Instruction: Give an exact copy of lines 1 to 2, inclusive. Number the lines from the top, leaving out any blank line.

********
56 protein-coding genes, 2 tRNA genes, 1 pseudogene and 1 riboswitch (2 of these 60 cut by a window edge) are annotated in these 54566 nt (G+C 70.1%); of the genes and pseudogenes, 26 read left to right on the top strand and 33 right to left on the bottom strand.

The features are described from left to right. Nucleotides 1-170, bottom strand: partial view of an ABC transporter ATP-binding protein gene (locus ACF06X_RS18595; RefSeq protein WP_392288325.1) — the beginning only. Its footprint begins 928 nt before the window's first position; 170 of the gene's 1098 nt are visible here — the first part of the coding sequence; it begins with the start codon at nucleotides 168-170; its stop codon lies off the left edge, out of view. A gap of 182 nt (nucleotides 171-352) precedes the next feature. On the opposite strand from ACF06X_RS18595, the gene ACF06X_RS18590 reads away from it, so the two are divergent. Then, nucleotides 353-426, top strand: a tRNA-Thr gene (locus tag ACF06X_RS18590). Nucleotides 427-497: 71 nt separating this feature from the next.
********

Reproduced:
56 protein-coding genes, 2 tRNA genes, 1 pseudogene and 1 riboswitch (2 of these 60 cut by a window edge) are annotated in these 54566 nt (G+C 70.1%); of the genes and pseudogenes, 26 read left to right on the top strand and 33 right to left on the bottom strand.

The features are described from left to right. Nucleotides 1-170, bottom strand: partial view of an ABC transporter ATP-binding protein gene (locus ACF06X_RS18595; RefSeq protein WP_392288325.1) — the beginning only. Its footprint begins 928 nt before the window's first position; 170 of the gene's 1098 nt are visible here — the first part of the coding sequence; it begins with the start codon at nucleotides 168-170; its stop codon lies off the left edge, out of view. A gap of 182 nt (nucleotides 171-352) precedes the next feature. On the opposite strand from ACF06X_RS18595, the gene ACF06X_RS18590 reads away from it, so the two are divergent. Then, nucleotides 353-426, top strand: a tRNA-Thr gene (locus tag ACF06X_RS18590). Nucleotides 427-497: 71 nt separating this feature from the next.